Given a large number of meteorological stations some will be warming and some not. Thus by simply excluding cooling stations it is possible to manufacture a warming trend. Likewise, given a large number of possible ways to process data, some of those methods will create warming and some will create cooling. It is therefore also possible to manufacture a warming trend from random data by selecting the most advantageous methods to process the data.
But there is a catch – which I will call the “Fiddler’s dilemma” and this is that in order to fiddle the data this way, you need “natural variation” (ironic isn’t it – as they deny it exists) – but the more you filter the stations, or the data, or the ways to process the data, the more you lose this necessary natural variation and therefore your ability to apparently “honestly” fiddle the data.
When I started going on about the pause, I knew that sooner or later this “Fiddler’s dilemma” would strike. Because given a large set random set of meteorological stations, you could cherry pick stations to create a warming trend by constantly removing those that didn’t suit the kind of graph you wished to create.
However, as time went by, and the number of stations still left in your cherry picked set would grow smaller and smaller – but what is also very important, is that those left would be more and more like each other. In evolutionary terms, the population diversity would diminish down to almost nothing, so that like animal populations that lose genetic diversity the fiddler’s population of potential fiddles loses variability and becomes susceptible to chance adverse conditions.
So, whilst a huge population of available stations and techniques to process the data allows many different ways to fiddle a warming trend, if you use this approach, sooner or later the very act of weeding out those that don’t fit your preconceived ideas means that sooner or later it becomes impossible to keep the fiction going because the cherry picking data fiddler gets rid of the very variability they need for their scam.
If my logic is difficult to follow … think of it this way.
Let us suppose you are just some ordinary Mr Smut and for some daft reason you want to prove that everyone in a town is walking south.
Let us assume that on this particular day that there are 16,384 people, and at your first measurement – you ignore from your sample everyone walking North. Quite obviously, because your sample of people you are watching does not contain anyone walking North … you can triumphantly proclaim that the whole of your sample is walking south.
Assume this leaves 8192. At each successive sample, if we assume the direction of travel is either North or South and random, Mr Smut will discard as “obviously bogus” any not going south. If this is half of each sample, then each time Mr Smut has 4096, 2048, 1024, … until after 7 measurements he has only 128 people.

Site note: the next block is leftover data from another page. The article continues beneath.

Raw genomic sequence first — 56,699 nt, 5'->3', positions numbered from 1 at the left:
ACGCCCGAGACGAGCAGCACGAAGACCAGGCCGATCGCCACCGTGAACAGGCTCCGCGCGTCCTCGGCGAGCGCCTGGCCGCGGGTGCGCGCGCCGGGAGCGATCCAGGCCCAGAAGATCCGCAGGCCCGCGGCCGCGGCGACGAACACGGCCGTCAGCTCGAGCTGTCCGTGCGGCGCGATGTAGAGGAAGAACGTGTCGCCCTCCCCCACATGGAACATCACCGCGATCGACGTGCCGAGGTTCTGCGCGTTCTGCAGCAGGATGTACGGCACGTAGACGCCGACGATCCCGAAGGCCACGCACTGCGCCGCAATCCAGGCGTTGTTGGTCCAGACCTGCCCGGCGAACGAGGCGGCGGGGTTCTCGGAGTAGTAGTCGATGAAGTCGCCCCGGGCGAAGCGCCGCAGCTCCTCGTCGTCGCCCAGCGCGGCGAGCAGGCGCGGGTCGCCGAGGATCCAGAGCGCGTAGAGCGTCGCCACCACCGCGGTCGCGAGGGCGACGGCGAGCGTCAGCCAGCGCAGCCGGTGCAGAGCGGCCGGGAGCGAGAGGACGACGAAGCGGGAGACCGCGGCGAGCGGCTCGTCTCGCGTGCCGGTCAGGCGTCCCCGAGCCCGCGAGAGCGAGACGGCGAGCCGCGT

However …. because all these people have been sharing precisely the same behaviour, and because people are not random, it is very likely that many of these people are walking in the same direction for the same reason. Their behaviour is not random, and worse, by repeatedly selecting for a uniform kind of behaviour, you chosen people that will very likely have the same reason for going in the same way. So, it is very likely that many of them are in groups or even one large group. So although when Mr Smut has around 128 individuals still left in his sample, he may think he can continue the con for another 7 samples, the chances are that large numbers in this highly selected groups are related in some way, so that whole groups will drop out at the same time, So they will drop out much faster than expected and the time the scam can continue will be much shorter than expected.
Going back to temperature data, what you will tend to find is that although the samples are from diverse areas, they may all be impacted by events like El Nino in the same way. Indeed they may even be reflecting something entirely unrelated to climate.It may be a similar farming practice or building. It could even be something entirely unexpected. For example, some insects just love temperature sensors and make them their home. There body heat, whilst small, is enough to raise the temperature slightly. That’s great so long as the numbers of that species is increasing – and you’re selecting sensors that are just ideal homes for them by your “natural selection” process. But once you’ve removed all sensors except those that are an ideal home for some insect – and if that insect’s numbers then crash – you’ve got the same affect across a large number of instruments. And because your cherry picking technique naturally picked sensors that were ideal homes for insects – when this fact works against you – you only have sensors that suddenly drop in temperature because the insects all die out.